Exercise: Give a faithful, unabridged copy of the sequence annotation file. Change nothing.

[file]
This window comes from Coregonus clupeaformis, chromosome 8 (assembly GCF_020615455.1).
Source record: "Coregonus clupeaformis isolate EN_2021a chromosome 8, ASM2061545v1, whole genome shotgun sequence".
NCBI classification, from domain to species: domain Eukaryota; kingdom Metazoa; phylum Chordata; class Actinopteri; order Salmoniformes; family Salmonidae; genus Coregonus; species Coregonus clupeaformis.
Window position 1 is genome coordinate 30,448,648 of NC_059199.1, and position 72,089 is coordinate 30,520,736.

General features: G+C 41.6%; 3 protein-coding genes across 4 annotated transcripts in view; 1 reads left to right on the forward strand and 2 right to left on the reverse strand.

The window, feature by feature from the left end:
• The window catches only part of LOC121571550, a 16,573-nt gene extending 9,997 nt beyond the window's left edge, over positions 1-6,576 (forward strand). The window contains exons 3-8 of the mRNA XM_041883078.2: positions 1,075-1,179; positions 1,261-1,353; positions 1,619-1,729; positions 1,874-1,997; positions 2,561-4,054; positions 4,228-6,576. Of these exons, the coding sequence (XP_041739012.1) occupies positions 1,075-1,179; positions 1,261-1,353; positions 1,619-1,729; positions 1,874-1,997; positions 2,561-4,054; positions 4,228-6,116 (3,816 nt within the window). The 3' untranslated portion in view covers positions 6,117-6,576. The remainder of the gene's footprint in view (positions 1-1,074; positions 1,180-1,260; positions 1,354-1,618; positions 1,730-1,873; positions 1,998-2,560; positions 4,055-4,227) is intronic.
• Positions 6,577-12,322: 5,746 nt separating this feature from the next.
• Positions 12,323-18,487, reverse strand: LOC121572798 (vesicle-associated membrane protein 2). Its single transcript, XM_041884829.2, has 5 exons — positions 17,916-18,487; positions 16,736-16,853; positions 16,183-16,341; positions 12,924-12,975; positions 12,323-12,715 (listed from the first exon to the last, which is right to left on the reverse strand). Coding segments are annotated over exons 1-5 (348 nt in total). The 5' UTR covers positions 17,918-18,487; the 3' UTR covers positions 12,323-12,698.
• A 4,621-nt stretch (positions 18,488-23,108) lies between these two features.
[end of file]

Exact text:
This window comes from Coregonus clupeaformis, chromosome 8 (assembly GCF_020615455.1).
Source record: "Coregonus clupeaformis isolate EN_2021a chromosome 8, ASM2061545v1, whole genome shotgun sequence".
NCBI classification, from domain to species: domain Eukaryota; kingdom Metazoa; phylum Chordata; class Actinopteri; order Salmoniformes; family Salmonidae; genus Coregonus; species Coregonus clupeaformis.
Window position 1 is genome coordinate 30,448,648 of NC_059199.1, and position 72,089 is coordinate 30,520,736.

General features: G+C 41.6%; 3 protein-coding genes across 4 annotated transcripts in view; 1 reads left to right on the forward strand and 2 right to left on the reverse strand.

The window, feature by feature from the left end:
• The window catches only part of LOC121571550, a 16,573-nt gene extending 9,997 nt beyond the window's left edge, over positions 1-6,576 (forward strand). The window contains exons 3-8 of the mRNA XM_041883078.2: positions 1,075-1,179; positions 1,261-1,353; positions 1,619-1,729; positions 1,874-1,997; positions 2,561-4,054; positions 4,228-6,576. Of these exons, the coding sequence (XP_041739012.1) occupies positions 1,075-1,179; positions 1,261-1,353; positions 1,619-1,729; positions 1,874-1,997; positions 2,561-4,054; positions 4,228-6,116 (3,816 nt within the window). The 3' untranslated portion in view covers positions 6,117-6,576. The remainder of the gene's footprint in view (positions 1-1,074; positions 1,180-1,260; positions 1,354-1,618; positions 1,730-1,873; positions 1,998-2,560; positions 4,055-4,227) is intronic.
• Positions 6,577-12,322: 5,746 nt separating this feature from the next.
• Positions 12,323-18,487, reverse strand: LOC121572798 (vesicle-associated membrane protein 2). Its single transcript, XM_041884829.2, has 5 exons — positions 17,916-18,487; positions 16,736-16,853; positions 16,183-16,341; positions 12,924-12,975; positions 12,323-12,715 (listed from the first exon to the last, which is right to left on the reverse strand). Coding segments are annotated over exons 1-5 (348 nt in total). The 5' UTR covers positions 17,918-18,487; the 3' UTR covers positions 12,323-12,698.
• A 4,621-nt stretch (positions 18,488-23,108) lies between these two features.